"'I'm a colon cancer survivor,' said Art Torres, vice chairman of the oversight committee, and a patient advocate designate. 'Does having colon cancer make me biased?'
“Jeff Sheehy, another patient advocate designate, protested what he called a 'defenestration' of patient advocates, whose interests often span multiple diseases.”
Thursday, December 13, 2012
Mainstream news coverage today was skimpy, to put it mildly, of the testy session yesterday involving the governing board of the California stem cell agency and representatives of the prestigious Institute of Medicine(IOM).
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Only two pieces appeared, one in the San Diego U-T and another on the web site of the Los Angeles Times. Both discussed what the Michael Hiltzik of the Times column called “overt hostility” on the part of several board members (see yesterday's item here). Bradley Fikes of the San Diego paper said the patient advocates on the board “strongly criticized” the IOM report on the grounds that it “unfairly suggests that they have a conflict of interest.”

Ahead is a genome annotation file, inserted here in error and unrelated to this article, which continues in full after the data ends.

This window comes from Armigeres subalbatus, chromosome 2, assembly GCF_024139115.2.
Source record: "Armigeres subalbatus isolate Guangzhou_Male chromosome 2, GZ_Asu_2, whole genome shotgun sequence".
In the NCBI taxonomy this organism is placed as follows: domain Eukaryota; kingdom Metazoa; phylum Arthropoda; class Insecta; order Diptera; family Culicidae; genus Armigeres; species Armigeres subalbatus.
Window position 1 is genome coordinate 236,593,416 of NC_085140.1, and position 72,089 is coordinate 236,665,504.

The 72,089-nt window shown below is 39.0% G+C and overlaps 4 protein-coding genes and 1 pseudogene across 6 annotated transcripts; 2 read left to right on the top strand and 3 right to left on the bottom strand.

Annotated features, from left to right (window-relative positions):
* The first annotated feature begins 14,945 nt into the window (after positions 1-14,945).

One of the recommendations of the IOM is that the agency develop ways to manage personal conflicts of interest dealing with patient advocates and others at the agency.
Ron Leuty of the San Francisco Business Times skipped the IOM matter and wrote about the awarding of $36 million in grants. However, a list of the most popular stories on the Business Times web site, ranked as No. 5 Leuty's story last week on the IOM study, just below an article about Stanford's $111 million concert hall.
Fikes also had a piece on ViaCyte, which is in his area, receiving another $3 million from CIRM.